More information about bandsaw blade terminology, the industry jargon, and with emphasis on the bandsaw blade.
A bandsaw blade is an engineered and banded piece of metal joined together by welding. Saw blades are composed of different parts, and the terminology to describe these parts is an important factor in helping to better understand blade applications.
Arbor/Mandrel — the shaft that is saw-motor driven and turns the saw blade
Beam Strength — the resistance a saw blade has to back deflection when subjected to the edge thrust of feed pressure
Blade Length — the total length of the bandsaw blade
Blade Tension — the direct pull (in pounds) on the blade
Blade Width — the tip of the tooth to the back of the blade; used to determine bandsaw machine compatibility
Brazing — the method used to attach carbide tips to the blade body. Both the carbide saw tip and body are heated above the melting point of the brazing compound, forming the bond
Carbide Tooth — carbide is an alloy composed of Cobalt and Tungsten, a combination that allows for longer lasting blade tips, sharper cutting edges, and greater impact resistance
Clearance Angle — the angle between the lower face of a saw blade and the material being cut
Dampener / Blade Stabilizer — mounted on the arbor next to the blade and used to stiffen the blade plate, helping to improve performance; it works to dampen sound and vibration caused by the saw’s belt/motor/bearings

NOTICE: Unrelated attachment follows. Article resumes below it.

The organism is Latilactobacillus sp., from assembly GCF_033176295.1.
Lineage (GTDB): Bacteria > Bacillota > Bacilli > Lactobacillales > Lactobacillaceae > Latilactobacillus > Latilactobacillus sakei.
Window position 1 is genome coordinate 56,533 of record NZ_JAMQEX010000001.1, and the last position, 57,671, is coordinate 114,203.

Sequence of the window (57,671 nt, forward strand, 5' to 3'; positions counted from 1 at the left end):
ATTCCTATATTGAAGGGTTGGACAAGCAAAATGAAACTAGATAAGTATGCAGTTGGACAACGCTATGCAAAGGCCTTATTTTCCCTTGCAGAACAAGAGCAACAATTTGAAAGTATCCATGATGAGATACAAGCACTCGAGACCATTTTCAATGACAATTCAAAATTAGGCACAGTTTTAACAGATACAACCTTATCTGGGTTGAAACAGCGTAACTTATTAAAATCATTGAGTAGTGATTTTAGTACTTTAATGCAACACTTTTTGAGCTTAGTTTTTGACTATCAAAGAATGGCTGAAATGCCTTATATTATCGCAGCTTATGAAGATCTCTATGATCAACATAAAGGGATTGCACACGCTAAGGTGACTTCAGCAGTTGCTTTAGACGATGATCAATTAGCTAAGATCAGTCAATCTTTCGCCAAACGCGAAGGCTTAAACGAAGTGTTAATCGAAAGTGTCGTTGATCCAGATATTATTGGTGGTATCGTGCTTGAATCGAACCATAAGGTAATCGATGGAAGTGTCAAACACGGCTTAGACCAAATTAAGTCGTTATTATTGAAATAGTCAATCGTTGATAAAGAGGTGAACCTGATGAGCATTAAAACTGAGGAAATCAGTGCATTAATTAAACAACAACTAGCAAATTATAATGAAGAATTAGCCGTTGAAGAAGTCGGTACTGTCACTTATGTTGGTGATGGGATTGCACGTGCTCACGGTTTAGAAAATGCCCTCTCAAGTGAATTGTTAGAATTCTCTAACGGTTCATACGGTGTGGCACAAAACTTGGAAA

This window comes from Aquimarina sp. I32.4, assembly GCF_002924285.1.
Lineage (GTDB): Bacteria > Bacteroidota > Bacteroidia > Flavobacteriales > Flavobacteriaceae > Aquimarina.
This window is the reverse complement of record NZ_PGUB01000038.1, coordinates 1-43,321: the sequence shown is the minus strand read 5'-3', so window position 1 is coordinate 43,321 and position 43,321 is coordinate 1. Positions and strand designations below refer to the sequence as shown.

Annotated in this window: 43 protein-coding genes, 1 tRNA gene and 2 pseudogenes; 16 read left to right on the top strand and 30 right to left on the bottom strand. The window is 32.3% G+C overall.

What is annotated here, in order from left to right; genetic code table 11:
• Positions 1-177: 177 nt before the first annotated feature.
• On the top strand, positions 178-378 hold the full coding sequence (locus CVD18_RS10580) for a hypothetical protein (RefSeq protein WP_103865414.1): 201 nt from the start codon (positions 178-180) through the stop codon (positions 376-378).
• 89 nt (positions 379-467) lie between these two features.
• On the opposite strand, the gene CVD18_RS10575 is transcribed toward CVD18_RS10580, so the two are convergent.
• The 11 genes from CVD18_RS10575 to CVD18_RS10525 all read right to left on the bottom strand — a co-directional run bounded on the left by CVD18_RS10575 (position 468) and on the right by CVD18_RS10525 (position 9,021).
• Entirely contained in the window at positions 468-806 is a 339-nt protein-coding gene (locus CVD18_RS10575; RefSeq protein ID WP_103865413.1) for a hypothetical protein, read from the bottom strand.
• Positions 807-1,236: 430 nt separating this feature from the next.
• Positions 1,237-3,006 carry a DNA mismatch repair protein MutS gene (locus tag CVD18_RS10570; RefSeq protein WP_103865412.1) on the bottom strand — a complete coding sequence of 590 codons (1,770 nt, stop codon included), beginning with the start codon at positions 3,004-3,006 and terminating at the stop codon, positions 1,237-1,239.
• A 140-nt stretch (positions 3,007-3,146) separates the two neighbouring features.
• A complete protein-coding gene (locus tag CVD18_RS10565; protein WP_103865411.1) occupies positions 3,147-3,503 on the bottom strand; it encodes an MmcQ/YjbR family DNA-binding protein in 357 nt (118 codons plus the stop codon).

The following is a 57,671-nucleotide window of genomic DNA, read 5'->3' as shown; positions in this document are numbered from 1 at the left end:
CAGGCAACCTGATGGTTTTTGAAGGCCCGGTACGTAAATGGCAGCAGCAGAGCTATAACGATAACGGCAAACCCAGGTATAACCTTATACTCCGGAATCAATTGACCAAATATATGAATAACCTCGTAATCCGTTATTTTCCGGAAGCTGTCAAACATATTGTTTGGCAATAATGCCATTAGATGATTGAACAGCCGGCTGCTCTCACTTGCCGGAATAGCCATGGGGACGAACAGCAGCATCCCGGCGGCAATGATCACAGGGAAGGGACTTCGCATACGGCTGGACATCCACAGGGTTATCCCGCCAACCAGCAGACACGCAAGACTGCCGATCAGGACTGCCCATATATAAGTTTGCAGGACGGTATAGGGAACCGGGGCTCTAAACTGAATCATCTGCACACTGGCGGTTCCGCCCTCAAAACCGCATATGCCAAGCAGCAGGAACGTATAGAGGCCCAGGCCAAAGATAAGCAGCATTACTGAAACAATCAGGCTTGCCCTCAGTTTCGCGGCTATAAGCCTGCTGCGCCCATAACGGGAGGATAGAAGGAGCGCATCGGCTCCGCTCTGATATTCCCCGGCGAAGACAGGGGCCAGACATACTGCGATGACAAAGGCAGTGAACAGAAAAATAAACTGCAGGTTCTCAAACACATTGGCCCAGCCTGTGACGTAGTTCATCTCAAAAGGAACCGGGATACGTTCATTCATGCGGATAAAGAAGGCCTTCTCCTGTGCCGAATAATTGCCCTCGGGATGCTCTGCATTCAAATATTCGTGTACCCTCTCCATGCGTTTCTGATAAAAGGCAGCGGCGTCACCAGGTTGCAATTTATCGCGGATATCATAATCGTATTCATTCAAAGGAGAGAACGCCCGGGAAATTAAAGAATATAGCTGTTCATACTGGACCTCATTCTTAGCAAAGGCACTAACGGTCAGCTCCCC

Hard Back — saw blade with a high carbon, spring tempered back
Hook Tooth — saw tooth formation of a shallow gullet and wide-spaced teeth with a positive raker angle
Strippage — a word unique to the industry (strip, stripped, stripping, strips) that refers to the saw blade teeth breaking or wearing off of the band. Causes for blade tooth loss include
- too many or too few teeth in the cut
- parts not being held securely
- too high feed rate
- too slow speed rate
- non-functioning chip brush that causes chips to overload gullets
- forgetting to check coolant concentration
Skip Tooth — tooth formation of a shallow gullet with wide-spaced teeth that provide for ample chip clearance of softer metals, woods, plastics or composition materials. Every other tooth is removed (skipped) without compromising the blade’s quality or endurance
Tooth Back — the tooth surface opposite the teeth face or cutting edge; the rear side of a saw blade’s teeth facing away from the direction of the cut
Tooth Face — the front side of a saw blade’s teeth facing in the direction of the cut; the surface of the teeth on which the chip is formed
Tooth Pitch — always measured by the number of teeth per inch (TPI); measured from one tooth tip to the next. Tooth pitch is classified in two different terms- the Variable Tooth blade and the Constant Tooth blade.
- Variable tooth blades are indicated by two numbers since the tooth pitch and the gullet vary. Distances vary within a group of teeth. Smallest to largest tooth pitch denotes the tooth variable of the saw blade. Variable tooth pitch reduces noise and vibration of cut while also increasing the life of the blade.
- Constant tooth blades have a tooth distance which is equally spaced. Number of teeth per inch denotes the tooth of the saw blade.
Tooth Set — the side-by-side bending of blade teeth; used to widen the cut and to prevent pinching of the saw blade